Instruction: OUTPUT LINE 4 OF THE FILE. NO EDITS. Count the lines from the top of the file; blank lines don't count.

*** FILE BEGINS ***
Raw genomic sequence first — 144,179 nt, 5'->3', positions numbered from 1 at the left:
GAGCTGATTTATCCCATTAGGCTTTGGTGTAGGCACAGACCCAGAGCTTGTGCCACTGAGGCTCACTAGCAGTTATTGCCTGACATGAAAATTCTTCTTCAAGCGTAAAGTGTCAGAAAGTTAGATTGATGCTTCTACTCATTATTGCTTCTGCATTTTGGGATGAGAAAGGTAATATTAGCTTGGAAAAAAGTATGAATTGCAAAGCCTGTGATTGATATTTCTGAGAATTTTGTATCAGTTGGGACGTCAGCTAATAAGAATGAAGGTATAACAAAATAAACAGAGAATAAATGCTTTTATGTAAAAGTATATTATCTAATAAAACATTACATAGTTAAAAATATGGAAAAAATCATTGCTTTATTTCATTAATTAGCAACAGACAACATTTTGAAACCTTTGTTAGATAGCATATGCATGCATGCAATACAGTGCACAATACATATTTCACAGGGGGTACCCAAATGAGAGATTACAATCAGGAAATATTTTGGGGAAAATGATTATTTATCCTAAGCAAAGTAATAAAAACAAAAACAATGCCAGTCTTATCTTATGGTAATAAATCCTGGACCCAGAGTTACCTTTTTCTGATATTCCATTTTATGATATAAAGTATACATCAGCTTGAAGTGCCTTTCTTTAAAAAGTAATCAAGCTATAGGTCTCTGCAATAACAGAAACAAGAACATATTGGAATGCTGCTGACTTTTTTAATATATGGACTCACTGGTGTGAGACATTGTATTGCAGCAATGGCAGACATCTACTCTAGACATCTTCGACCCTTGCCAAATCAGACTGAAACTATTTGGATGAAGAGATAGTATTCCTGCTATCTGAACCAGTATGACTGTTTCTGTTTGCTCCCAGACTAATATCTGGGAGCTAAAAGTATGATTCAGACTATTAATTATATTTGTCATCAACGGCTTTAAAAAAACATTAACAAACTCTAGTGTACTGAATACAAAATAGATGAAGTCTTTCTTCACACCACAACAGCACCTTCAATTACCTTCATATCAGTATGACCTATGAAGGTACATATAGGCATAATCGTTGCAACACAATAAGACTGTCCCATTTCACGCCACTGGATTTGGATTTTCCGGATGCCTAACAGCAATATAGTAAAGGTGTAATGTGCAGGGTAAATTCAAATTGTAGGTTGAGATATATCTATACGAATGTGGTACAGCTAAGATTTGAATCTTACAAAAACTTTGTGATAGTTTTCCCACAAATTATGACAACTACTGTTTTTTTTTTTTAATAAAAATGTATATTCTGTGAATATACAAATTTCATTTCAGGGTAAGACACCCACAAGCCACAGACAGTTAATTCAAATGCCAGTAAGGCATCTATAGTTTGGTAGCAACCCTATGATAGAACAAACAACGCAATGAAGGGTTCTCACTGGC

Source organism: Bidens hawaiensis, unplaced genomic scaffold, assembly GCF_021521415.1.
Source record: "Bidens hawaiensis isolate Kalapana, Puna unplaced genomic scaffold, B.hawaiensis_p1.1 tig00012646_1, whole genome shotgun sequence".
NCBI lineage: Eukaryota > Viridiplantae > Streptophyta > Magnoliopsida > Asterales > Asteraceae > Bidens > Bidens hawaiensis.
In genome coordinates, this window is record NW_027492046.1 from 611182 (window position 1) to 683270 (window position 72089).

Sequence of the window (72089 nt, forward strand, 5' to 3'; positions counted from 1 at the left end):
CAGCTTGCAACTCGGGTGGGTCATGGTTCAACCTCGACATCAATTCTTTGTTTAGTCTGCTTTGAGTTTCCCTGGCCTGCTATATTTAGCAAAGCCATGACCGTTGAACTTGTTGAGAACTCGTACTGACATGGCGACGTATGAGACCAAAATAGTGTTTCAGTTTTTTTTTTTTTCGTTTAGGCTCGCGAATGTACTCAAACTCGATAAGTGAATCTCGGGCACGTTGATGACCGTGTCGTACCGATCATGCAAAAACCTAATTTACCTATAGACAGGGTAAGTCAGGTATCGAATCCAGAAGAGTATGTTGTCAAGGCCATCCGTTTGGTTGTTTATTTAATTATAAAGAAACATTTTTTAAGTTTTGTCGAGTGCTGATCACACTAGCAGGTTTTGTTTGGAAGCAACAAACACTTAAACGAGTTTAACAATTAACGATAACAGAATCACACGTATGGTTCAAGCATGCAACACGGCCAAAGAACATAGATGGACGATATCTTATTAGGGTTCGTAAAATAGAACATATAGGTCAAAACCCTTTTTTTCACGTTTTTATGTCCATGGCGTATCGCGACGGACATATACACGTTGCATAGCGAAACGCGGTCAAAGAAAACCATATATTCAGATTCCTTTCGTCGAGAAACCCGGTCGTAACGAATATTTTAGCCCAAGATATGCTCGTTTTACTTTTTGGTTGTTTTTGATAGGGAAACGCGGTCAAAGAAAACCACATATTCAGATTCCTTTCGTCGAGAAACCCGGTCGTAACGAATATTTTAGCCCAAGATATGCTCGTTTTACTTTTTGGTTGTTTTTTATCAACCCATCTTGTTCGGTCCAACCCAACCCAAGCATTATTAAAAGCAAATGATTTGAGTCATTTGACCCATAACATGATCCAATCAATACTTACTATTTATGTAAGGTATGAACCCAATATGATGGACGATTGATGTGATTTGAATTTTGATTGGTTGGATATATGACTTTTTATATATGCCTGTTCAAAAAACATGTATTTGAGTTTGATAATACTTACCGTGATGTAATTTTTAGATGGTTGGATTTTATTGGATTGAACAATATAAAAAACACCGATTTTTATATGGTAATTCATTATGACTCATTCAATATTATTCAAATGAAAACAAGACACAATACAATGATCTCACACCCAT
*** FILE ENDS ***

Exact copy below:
Source record: "Bidens hawaiensis isolate Kalapana, Puna unplaced genomic scaffold, B.hawaiensis_p1.1 tig00012646_1, whole genome shotgun sequence".